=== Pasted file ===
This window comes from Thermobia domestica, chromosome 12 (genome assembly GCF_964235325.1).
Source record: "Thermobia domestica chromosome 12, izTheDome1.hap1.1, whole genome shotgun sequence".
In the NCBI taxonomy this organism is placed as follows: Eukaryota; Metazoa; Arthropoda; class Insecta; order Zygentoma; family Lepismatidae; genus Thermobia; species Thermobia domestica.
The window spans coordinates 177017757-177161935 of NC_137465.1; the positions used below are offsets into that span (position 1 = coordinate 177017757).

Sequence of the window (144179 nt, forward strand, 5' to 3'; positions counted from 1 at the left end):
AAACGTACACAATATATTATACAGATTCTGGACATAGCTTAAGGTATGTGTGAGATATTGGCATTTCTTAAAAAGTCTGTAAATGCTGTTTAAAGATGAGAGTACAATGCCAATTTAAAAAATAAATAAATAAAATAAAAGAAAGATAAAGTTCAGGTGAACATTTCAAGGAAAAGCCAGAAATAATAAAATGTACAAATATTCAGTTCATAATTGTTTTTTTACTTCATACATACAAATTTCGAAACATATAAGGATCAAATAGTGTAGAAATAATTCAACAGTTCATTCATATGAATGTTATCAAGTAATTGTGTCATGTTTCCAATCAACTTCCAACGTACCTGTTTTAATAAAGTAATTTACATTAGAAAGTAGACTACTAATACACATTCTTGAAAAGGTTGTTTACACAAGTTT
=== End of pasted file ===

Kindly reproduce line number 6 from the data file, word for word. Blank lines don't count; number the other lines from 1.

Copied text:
AAACGTACACAATATATTATACAGATTCTGGACATAGCTTAAGGTATGTGTGAGATATTGGCATTTCTTAAAAAGTCTGTAAATGCTGTTTAAAGATGAGAGTACAATGCCAATTTAAAAAATAAATAAATAAAATAAAAGAAAGATAAAGTTCAGGTGAACATTTCAAGGAAAAGCCAGAAATAATAAAATGTACAAATATTCAGTTCATAATTGTTTTTTTACTTCATACATACAAATTTCGAAACATATAAGGATCAAATAGTGTAGAAATAATTCAACAGTTCATTCATATGAATGTTATCAAGTAATTGTGTCATGTTTCCAATCAACTTCCAACGTACCTGTTTTAATAAAGTAATTTACATTAGAAAGTAGACTACTAATACACATTCTTGAAAAGGTTGTTTACACAAGTTT